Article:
Colette is the dumb blonde in the game, who is always tripping and falling down, and apologizing for everything. She was some what modeled after Yuna ( a cheap Yuna clone at that).
Then there is Kratos, who at first seems like a total bad A@% but as the game passes you begin to lose respect for the man and take him for what he is ( a frustrated Auron clone).
Presea however is interesting, and the way she continuously rejects Genis is pleasing, plus she also has one of the cooler background plots in the game.
Regal also equally mysterious is likable and wise, one of the better characters in recent RPG memory. Genis who I hated is a the stupid little frustrated boy who I found useless in combat, and sounds like a girl to tell you the truth, his sister is supposed to be an intellectual Elven hottie but a her dress isn’t sexy, and her attitude and lack of emotion is annoying.
Then there is also a summoner in the group ( I know they couldn’t have copied FFX more if they had tried) who is more concerned about trying to make Zelos feel bad than anything else. Finally there is the hero Lloyd, who like every other stereotypical hero has a dark past of sorts, that he doesn’t know about and has the carbon copy attitude of Tidus only that Tidus was smarter. Lloyd is pretty dumb which makes him funny to a degree.
The story begins in Iselia a small Village with Colette the chosen of Regeneration ( think Yuna the chosen summoner) coming of age, and about to begin her journey in order to release the seals so that she can become an Angel and Regenerate the world. (Think of Yuna’s Pilgrimage for the final Aeon). When she goes to release the first seal she is attacked by the Desians ( the opposing faction to our chosen party and our enemies for most of the game) and the party is saved by Au- I mean Kratos. After these events Kratos, Colette and Raine leave on the journey leaving, poor Lloyd and Genis behind. Both of them are kicked out of Iselia for interfering with a Desian ranch and have no choice but to go after Colette and friends.
That is the basic set up of the story during the first two or three hours. From there the story will develop into an epic world saving quest that is cliched as they come but a story that is saved by the wonderful character development (hint: read the optional story bits that pop up now and then, for maximum enjoyment and understanding of the characters.)
The story does the job, I am perhaps being too picky, however if you are a Story buff like me you will be slightly disappointed to see how predictable and stupid the story can sometimes become.
However I was entertained, and while nothing memorable ever happens in the game, besides Zelos one liners, and a few other hilarious moments, it is worth playing through once if you already beat the superior Skies of Arcadia and own a game cube.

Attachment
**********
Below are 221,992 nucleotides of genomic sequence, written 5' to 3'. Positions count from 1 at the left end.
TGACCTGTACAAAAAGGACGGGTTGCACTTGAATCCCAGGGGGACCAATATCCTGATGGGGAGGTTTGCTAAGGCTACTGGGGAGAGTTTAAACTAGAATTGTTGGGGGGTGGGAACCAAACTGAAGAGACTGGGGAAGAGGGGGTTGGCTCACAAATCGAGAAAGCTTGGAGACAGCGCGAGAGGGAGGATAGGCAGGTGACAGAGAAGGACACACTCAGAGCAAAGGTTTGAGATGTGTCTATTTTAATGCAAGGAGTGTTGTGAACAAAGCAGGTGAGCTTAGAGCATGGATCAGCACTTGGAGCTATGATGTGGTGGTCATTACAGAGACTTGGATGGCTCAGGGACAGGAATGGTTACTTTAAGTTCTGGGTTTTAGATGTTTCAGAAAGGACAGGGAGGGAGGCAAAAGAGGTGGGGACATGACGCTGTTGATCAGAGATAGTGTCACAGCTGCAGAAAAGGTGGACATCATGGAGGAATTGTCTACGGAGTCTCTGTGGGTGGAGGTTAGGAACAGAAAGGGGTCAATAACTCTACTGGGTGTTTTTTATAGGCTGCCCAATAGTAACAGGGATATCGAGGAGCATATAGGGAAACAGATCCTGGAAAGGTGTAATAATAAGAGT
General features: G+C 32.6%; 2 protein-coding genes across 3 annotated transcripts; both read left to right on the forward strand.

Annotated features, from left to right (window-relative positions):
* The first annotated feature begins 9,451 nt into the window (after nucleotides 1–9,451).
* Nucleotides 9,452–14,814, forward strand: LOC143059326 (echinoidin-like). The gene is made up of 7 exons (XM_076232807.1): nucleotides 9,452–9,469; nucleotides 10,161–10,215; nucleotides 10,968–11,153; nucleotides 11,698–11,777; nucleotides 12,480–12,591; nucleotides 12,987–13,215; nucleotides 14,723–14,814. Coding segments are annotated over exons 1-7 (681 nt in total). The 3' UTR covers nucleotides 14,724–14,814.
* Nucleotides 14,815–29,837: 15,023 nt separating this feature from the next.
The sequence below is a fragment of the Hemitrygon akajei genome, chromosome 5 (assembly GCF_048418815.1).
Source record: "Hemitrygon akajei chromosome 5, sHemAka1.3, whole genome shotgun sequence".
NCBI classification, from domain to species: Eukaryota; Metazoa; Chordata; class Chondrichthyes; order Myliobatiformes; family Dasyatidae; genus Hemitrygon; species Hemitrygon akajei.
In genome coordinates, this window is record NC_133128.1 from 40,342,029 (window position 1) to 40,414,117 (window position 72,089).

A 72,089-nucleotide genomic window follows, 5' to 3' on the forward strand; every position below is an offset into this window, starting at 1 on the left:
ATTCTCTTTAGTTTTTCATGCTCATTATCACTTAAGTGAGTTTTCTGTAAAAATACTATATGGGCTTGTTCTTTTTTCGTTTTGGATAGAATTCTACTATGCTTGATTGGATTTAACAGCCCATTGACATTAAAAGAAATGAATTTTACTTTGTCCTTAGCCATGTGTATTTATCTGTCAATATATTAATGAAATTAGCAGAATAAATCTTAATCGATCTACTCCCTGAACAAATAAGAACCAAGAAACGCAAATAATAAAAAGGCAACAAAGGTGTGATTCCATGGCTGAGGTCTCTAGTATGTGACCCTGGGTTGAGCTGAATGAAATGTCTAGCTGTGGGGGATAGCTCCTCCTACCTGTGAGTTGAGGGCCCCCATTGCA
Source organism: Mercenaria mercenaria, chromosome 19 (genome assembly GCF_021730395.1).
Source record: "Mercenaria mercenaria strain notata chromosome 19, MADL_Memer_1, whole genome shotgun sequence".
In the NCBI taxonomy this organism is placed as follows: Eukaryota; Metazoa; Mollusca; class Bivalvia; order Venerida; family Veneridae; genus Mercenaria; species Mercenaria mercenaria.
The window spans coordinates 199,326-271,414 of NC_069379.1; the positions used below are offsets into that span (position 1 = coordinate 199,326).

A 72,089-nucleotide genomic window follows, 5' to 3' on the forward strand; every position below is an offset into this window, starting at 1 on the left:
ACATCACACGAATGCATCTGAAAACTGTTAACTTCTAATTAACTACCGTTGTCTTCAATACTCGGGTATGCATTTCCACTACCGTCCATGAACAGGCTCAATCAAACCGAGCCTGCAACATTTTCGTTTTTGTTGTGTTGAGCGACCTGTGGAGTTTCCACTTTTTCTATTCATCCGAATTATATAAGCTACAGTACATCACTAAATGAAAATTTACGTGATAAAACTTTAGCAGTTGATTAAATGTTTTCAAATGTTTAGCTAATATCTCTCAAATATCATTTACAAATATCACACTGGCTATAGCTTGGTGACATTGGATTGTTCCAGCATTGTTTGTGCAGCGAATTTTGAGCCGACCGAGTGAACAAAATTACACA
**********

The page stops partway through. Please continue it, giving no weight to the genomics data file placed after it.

I got the sense that the writer didn’t really wanted me to feel for the characters as much as he wanted to make me laugh at them at some points, because when everything was said and done I didn’t care if Colette died or not, and the same can be said for every other character in the game.
FFX, this RPG Tales of Symphonia unfortunately it is not. But it is a good long Satisfying RPG, that will likely appeal more to beginners, due to its ease and funny anime like story, than it will to hardened veterans who have seen the story here told in numerous other games.
Gameplay: 9.0-Easy to learn and entertaining action based battle system, and exploration gives the game high points here. Smart puzzles in the dungeons. However a lot of times one could wander around lacking direction as the game doesn’t tell you sometimes where to go next and it is a huge world.
Graphics: 9.0-Good Character design, awesome looking environments, sadly the camera cannot be controlled by the player During towns which is Something Arcadia could do two earlier and the world map while its there and you can rotate the camera in it looks like it belongs some where in the 32 bit Era.
Music: 8.5-Sakuraba does it again. But the game sounds too much like the SO games to earn a 9 here, the voice acting is good but not great.
Story: 8.5-Cliched as cliched can get, however this is another game that proves that you can have a cliched predictable story, but if you have smart dialog and great characters, those two things will pull you through. However can anyone tell my what happened to the chosen’s fake party? I am pretty sure that the sub plot is part of a sub quest, which is a shame because I really wanted to kill the four annoying fakes.
Addictiveness: 8.0- A must play if you own a gamecube the first time through. With so many other RPGs out there waiting to be played like Grandia III is hard to say whether I will every play this game twice.
Overall: 8.7- The second best traditional RPG in the gamecube, Skies of Arcadia is easily superior. That being said Arcadia is one of the greatest games of all time, so there is no shame in that, Tales is cheap now a days and it is worth a play through if you own a game cube, the fast paced battles make it one of the more enjoyable and quick paced RPGs out there.